Molding Rounded Citizens
The Diocese of Jamaica has a long history of caring for persons in need, especially the young and the elderly. We operate three Childrens’ Homes
- St. Monica’s Home
- Clifton Boys’ Home
- The Wortley Home
The residents include orphans and children who have been abandoned by their parents or who live with families that cannot care for them.
We seek to mold the children in these homes into rounded citizens by providing as normally as possible, a home environment where they may experience love, care and security, while their education and development needs are being addressed. The children attend Churches and schools that serve the community in which each home is located, and they are encouraged and assisted to participate in community activities.
The Homes operate under the jurisdiction of the state-owned Child Development Agency and receive financial support from the Government of Jamaica. Children are placed in the Homes on the basis of decisions by the Juvenile Court to ensure their care and protection. They may also be referred by clergy, with a sponsor assuming responsibility for their upkeep. A Board appointed by the Diocese manages each facility.
St. Monica’s Home
Located approximately one mile from Chapelton, Clarendon, this co-educational facility was opened in 1953 and caters to children between the ages of 4 and 18 years. Boys are relocated to another facility at age 13. The Home, which can accommodate 24 children, is sited on approximately 50 acres of land, much of which is occupied by small farmers. The children and staff are housed in a building that once served as the Rectory for St. Paul’s Church more than 100 years ago. Over the years, the structure has been expanded to accommodate the growing needs of the Home.
Superintendent: Sister Myrel Moss
Contact: P.O. Box 4, Chapelton, Clarendon; Tel: (876) 987-2235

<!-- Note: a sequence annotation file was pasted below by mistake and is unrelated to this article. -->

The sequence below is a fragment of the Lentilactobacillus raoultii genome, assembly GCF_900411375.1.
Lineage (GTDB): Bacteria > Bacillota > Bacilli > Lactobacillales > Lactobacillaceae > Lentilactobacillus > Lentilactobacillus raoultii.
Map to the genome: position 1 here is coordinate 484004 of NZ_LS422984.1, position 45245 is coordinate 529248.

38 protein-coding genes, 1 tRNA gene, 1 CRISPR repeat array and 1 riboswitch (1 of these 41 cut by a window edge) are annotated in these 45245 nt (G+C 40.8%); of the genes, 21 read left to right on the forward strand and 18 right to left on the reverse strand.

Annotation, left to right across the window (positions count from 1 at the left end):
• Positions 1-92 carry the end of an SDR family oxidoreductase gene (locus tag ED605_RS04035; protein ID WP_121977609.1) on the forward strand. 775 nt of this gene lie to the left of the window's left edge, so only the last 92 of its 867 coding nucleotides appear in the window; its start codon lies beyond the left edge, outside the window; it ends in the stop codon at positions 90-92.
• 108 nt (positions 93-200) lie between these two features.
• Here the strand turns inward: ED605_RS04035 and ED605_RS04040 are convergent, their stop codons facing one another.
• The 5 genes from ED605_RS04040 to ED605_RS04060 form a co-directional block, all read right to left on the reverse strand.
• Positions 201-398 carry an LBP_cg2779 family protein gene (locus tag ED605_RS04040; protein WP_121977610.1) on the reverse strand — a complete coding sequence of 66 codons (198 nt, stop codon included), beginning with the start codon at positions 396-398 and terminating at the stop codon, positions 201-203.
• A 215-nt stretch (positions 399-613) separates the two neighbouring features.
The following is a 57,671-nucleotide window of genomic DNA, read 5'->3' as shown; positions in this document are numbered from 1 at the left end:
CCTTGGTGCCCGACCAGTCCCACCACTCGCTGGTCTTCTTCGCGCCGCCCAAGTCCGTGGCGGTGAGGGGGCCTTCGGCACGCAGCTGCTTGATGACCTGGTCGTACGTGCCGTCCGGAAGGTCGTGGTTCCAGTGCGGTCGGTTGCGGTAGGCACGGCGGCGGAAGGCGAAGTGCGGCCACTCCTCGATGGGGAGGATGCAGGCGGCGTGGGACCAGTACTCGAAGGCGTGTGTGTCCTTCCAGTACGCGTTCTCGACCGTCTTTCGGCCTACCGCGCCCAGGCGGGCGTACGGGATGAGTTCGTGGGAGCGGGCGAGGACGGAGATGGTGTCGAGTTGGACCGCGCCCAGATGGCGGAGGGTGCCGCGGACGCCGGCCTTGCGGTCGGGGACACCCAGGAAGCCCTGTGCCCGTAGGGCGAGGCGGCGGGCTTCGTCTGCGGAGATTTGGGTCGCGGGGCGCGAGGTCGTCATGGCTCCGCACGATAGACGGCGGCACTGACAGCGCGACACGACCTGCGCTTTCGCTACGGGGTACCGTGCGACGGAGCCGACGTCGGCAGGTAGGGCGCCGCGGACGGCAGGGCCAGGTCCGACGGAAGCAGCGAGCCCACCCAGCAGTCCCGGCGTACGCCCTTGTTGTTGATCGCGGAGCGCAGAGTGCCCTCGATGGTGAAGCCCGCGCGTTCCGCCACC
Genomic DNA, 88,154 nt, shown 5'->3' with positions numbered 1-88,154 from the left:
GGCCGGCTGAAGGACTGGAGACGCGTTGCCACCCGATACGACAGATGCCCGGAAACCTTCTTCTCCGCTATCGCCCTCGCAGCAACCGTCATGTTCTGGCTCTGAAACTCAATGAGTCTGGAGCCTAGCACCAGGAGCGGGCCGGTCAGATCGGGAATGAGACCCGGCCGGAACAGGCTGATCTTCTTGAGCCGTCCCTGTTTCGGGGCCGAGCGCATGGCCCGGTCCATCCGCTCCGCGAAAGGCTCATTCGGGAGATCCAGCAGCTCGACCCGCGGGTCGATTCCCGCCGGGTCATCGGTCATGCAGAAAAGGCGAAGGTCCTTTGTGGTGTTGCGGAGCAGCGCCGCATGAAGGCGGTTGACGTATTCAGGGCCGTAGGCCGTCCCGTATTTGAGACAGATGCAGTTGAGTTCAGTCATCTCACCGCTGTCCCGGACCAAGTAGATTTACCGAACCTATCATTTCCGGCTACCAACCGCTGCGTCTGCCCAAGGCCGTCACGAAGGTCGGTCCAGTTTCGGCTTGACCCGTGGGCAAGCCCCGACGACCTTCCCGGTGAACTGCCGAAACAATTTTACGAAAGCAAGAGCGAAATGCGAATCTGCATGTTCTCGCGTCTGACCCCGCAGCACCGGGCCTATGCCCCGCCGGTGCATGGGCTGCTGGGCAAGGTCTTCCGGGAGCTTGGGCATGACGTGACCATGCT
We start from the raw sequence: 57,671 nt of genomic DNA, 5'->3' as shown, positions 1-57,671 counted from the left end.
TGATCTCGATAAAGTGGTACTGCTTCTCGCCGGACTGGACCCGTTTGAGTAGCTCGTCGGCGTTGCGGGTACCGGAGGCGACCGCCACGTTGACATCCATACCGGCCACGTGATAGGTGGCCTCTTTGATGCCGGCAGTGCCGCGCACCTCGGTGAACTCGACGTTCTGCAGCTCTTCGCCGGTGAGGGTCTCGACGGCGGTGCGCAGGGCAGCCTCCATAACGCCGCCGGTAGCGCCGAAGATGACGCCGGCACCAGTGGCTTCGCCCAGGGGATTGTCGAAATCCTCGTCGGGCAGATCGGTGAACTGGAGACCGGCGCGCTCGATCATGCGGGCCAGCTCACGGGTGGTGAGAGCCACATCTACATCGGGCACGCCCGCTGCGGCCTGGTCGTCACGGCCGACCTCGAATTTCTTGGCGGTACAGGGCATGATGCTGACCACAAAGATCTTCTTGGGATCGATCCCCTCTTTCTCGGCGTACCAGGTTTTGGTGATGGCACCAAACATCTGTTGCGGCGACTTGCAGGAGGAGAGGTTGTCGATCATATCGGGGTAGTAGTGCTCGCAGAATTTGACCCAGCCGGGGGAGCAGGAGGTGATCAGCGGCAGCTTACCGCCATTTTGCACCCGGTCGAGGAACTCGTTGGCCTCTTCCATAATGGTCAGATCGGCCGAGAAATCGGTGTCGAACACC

The Wortley Home
Founded in 1918 by the Rev. Canon Wortley, who was then Rector of St. Andrew Parish Church, and his wife Bertha, the Home for Girls is located at “Maurice Hill,” in Constant Spring, St. Andrew. Originally, it provided placements for orphans or children whose parents were indigent. Noted for its annual Carol-singing recitals at Christmas, the Wortley Home now accepts any needy girl, aged three to six years, regardless of socio-economic or religious background. It has accommodation for 25 residents.
Superintendent: Mrs. Orlyn Martin
Contact: “Maurice Hill,” Constant Spring, St. Andrew; Tel: (876) 924-1322
Clifton Boys’ Home
This Home with capacity for 30 boys aged 7 – 19 years old, is located in Darliston, Westmoreland, and has been in operation since 1960. It occupies some 7 ½ acres of good agricultural land, which facilitates an ongoing Agricultural/Livestock project undertaken by the residents. This self-help project is making a positive contribution to the nutritional well-being of the boys, as it supplies the Home with vegetables, ground provision and chicken meat.
Superintendent: Mrs. Irene McDonald
Contact: Darliston P.O., Westmoreland; Tel: (876) 955-0424